Follow these steps to solve a joint probability.
- Write down the probability of the first event. (Just follow the four-step process we used earlier.)
- Write down the probability of the second event.
- Multiply the two ratios.
Problem 5: What is the probability of tossing two heads in a row?
Since we already did the math, we know that the probability of tossing a heads is 1/2.
We also know that this doesn't change. No matter how many times we flip the coin, there will always be two options, one of which is heads. So the chance of tossing a heads is still 1/2.
(1/2) * (1/2) = ?
When multiplying fractions, multiply the numerators (top numbers) and then the denominators (the bottom numbers). Don't forget to simplify the product.
1 * 1 = 1
2 * 2 = 4
So the product is 1/4. There is a 1:4 or 25% chance of getting two heads in a row.
Do You Know What That Means?
The probability of flipping heads once is greater than the probability of flipping heads twice! When we try to get two events to happen back to back, in a sequence, we lower the probability.
Can you guess what happens when we try to get three events to happen?
The probability is even lower…
Try to figure out the probability of getting three heads in a row.
Practice using the steps to solve the following probability problems. Refer back to the previous examples for help. If you get stuck, take a deep breath and start over with step 1.
Keep in mind that these are word problems. List the given and needed information before attempting to solve the problem. That way you won't miss important details.
Problem 6: There are two tokens in a bag, one is white and the other is blue. What is the probability that you will take out the blue token? (Hint: Coin Toss)
Problem 7: Your mother makes turkey on weekdays and beef on the weekends. You don't know what day it is. What is the probability that you will have turkey for dinner? (Hint: Circle)
Problem 8: There are two puppies at Shelly's house. Shelly hopes that the puppies are girls. What are the chances that one puppy is a girl? What are the chances that both puppies are girls?
Practice Problem Answers
Answer 6: There are two different events, and you can only have white or blue–just like the coin can only show heads or tails. There is a 1:2 chance that you will draw the blue token.
Answer 7: This is a tricky problem because of the wording. You know that your mother makes turkey on 5 days, and beef on 2. Even though there are only two options, it is easier to solve the probability problem by keeping the week divided into equal pieces–7 days. Turkey is dinner 5 out of 7 days. So the probability of having turkey is 5:7.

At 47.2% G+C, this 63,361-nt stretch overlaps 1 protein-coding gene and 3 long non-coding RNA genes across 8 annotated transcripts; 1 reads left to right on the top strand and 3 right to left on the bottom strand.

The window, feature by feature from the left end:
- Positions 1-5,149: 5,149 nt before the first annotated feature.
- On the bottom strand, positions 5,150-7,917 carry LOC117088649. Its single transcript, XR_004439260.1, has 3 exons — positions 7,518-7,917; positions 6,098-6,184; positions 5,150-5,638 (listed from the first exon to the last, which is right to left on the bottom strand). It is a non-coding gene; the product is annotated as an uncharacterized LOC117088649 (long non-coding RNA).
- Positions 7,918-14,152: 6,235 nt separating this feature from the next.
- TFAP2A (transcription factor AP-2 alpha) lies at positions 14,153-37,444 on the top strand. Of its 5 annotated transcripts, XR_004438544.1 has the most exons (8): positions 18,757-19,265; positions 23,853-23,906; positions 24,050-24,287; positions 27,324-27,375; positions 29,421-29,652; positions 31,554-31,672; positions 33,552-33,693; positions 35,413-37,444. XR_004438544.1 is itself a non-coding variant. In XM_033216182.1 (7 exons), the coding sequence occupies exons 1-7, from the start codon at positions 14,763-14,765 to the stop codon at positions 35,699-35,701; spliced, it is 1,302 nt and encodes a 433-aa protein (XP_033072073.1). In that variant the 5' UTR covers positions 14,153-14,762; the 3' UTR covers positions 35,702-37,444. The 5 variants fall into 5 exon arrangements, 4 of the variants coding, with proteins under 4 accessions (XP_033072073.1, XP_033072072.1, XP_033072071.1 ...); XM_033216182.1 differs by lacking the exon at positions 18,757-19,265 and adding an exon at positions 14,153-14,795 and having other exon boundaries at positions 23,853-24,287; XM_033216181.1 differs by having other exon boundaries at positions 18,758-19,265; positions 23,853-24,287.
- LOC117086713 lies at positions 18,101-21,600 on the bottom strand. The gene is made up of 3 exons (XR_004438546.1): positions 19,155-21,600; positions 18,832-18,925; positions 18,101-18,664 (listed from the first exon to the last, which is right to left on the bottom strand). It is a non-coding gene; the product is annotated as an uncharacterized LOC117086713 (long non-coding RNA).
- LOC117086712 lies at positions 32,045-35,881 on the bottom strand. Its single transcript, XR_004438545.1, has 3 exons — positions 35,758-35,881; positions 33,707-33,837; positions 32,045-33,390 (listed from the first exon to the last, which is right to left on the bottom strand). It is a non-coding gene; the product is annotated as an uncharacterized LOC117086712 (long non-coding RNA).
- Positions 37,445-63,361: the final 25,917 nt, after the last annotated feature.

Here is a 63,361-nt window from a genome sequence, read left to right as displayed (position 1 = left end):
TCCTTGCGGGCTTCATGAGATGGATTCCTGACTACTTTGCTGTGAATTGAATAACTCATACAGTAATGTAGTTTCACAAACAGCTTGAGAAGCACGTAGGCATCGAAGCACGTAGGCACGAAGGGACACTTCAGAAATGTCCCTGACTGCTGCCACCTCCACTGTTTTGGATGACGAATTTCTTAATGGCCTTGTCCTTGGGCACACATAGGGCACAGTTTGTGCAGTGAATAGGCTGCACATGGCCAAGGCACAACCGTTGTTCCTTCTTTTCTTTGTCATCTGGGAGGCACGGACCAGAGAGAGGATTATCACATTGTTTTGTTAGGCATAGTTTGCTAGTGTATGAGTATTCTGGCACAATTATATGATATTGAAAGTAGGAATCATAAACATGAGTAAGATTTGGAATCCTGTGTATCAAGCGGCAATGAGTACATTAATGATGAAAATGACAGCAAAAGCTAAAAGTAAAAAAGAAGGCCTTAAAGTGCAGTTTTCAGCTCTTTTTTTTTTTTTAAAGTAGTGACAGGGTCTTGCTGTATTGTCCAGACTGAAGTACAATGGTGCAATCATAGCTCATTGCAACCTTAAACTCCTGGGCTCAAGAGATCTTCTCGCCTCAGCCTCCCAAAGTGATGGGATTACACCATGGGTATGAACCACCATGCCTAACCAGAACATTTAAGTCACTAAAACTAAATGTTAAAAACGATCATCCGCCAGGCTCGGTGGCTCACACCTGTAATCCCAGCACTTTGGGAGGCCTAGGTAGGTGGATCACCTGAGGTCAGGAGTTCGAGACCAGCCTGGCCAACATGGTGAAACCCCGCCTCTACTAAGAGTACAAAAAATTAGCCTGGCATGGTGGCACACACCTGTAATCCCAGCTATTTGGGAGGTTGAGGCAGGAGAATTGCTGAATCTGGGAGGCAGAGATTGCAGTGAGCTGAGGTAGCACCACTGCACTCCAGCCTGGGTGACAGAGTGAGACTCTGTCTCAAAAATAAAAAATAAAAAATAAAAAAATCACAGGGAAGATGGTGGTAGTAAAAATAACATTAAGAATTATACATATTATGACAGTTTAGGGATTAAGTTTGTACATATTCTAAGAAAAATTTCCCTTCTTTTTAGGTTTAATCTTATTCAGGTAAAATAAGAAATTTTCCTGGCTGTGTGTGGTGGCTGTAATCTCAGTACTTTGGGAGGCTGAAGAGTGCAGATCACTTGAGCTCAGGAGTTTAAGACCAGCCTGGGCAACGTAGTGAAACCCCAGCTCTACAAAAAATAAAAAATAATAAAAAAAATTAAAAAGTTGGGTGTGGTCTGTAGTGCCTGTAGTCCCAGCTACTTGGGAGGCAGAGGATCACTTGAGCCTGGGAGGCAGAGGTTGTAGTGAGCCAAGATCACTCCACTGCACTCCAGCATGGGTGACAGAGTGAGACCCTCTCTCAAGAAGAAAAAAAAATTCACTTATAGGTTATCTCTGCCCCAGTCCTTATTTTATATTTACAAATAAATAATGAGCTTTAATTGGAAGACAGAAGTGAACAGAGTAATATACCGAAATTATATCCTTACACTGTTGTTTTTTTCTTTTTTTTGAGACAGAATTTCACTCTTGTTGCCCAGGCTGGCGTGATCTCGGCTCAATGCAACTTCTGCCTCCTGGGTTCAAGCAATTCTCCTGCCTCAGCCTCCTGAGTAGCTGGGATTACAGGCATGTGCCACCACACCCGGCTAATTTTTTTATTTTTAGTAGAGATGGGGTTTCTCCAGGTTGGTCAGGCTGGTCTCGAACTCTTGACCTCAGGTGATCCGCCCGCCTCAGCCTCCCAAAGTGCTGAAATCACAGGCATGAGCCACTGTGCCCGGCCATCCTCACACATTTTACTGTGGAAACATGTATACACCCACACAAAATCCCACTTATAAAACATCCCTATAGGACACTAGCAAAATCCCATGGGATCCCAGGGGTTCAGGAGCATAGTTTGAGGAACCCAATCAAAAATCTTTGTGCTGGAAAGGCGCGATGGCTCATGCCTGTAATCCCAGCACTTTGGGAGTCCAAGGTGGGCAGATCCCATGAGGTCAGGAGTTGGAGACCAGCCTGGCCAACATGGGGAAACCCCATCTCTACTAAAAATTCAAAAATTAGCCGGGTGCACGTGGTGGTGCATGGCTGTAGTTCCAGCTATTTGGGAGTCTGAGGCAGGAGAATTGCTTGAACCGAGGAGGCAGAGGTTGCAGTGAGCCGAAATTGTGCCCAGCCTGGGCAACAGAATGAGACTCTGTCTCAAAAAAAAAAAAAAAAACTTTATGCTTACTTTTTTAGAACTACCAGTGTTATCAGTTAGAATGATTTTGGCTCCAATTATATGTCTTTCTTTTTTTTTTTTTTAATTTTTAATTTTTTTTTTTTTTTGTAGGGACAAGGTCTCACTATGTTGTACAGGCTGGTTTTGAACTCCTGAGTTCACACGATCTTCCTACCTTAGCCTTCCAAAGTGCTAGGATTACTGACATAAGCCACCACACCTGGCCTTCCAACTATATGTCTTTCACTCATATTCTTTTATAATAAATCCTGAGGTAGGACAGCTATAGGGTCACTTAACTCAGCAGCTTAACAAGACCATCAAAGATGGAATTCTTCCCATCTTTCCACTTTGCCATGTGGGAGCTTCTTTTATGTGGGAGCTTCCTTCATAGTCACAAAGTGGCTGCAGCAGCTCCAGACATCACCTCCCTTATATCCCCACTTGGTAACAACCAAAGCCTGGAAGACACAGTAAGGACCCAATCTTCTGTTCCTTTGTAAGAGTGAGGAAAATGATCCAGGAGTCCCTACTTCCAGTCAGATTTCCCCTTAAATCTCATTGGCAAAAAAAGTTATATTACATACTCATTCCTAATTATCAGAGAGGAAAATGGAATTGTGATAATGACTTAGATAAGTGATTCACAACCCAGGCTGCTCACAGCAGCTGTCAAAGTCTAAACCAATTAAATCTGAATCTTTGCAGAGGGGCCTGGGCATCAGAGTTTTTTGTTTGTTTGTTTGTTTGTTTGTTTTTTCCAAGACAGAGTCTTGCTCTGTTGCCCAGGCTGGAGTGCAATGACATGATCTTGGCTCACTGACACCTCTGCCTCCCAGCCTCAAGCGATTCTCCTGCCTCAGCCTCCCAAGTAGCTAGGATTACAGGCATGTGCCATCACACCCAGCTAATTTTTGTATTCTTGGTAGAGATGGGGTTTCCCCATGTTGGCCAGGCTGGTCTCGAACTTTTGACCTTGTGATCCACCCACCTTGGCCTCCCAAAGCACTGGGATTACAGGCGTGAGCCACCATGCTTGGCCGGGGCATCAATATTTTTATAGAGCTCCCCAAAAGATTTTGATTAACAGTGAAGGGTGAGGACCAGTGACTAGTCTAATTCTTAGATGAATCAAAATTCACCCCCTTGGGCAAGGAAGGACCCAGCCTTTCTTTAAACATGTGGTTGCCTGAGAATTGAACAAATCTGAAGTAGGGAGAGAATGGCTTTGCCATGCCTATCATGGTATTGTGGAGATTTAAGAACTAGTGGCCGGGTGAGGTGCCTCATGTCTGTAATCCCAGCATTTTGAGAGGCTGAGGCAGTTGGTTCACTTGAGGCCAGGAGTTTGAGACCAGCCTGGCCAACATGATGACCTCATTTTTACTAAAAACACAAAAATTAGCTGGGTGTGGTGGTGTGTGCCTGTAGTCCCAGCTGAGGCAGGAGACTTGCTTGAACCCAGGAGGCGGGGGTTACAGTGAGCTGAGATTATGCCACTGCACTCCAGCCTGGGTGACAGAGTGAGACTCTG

Answer 8: This was a two-part question. First you want to know what the chances are of one puppy being a girl. Even though there are two puppies, we are only thinking about one right now. That one puppy can either be a boy or a girl. That makes two possible events, with one outcome; so there is a 1:2 chance that one puppy is a girl. The second puppy has the same chance. So using the steps for solving a joint probability there is 1:4 change that both puppies are girls.
Another way to look at this is to write out the possible gender combinations.
Four options. "Girl-girl" is 1 out of 4 possible events.
If you know that one puppy is a girl. What is the probability that they are both girls? (The answer is not 1:2)
Need More Help on How to Solve Probability Problems?
- Ask a teacher. Your teachers are there to help you out. If you don't understand something in class, raise your hand and ask. If it's homework that has you stumped, do your best to get it done. Then talk with your teachers the next time you see them. They'll appreciate the effort, and be more than happy to lend a hand in-class or after-school.
- Work with a friend. Two heads really are better than one. Work through your homework problems with a classmate (unless your teacher asked you not to).
- Call the Homework Hotline. They provide free homework help over the phone. A tutor will listen to your problem and help you find AND UNDERSTAND the right answer. DIAL-A-TEACHER HOMEWORK HELP is open Monday-Thursday, 4:00pm to 7:00pm. Just call 585-262-5000 if you live in the Rochester, NY area or 1-888-986-2345 toll free (everywhere else).
- Visit one of the sites below for more examples of probability problems. Sometimes it helps to read two or three different explanations of how to solve a problem. You never know which one is going to "click" and make it clear for you.
- Cut-the-knot.org/hall.shtml – The Monty Hall problem is the focus of this page.
- Homework-hotline.org – This is the website of the Dial-A-Teacher Homework Hotline. This website has additional resources for parents and teachers.
- Math.youngzones.org/joint.html – This site focuses on joint probability problems.
- Cut-the-knot.org/bears.shtml – The inspiration for the puppy problem.
- Probability Lesson Plan: Teach Probability With Examples – This article is a great advanced resource for teaching and learning probability.
Photo Credits: "Circle" by Sylvia Cini
"Die" by Sylvia Cini
"Puppies" by Eduardo Marquetti/Flickr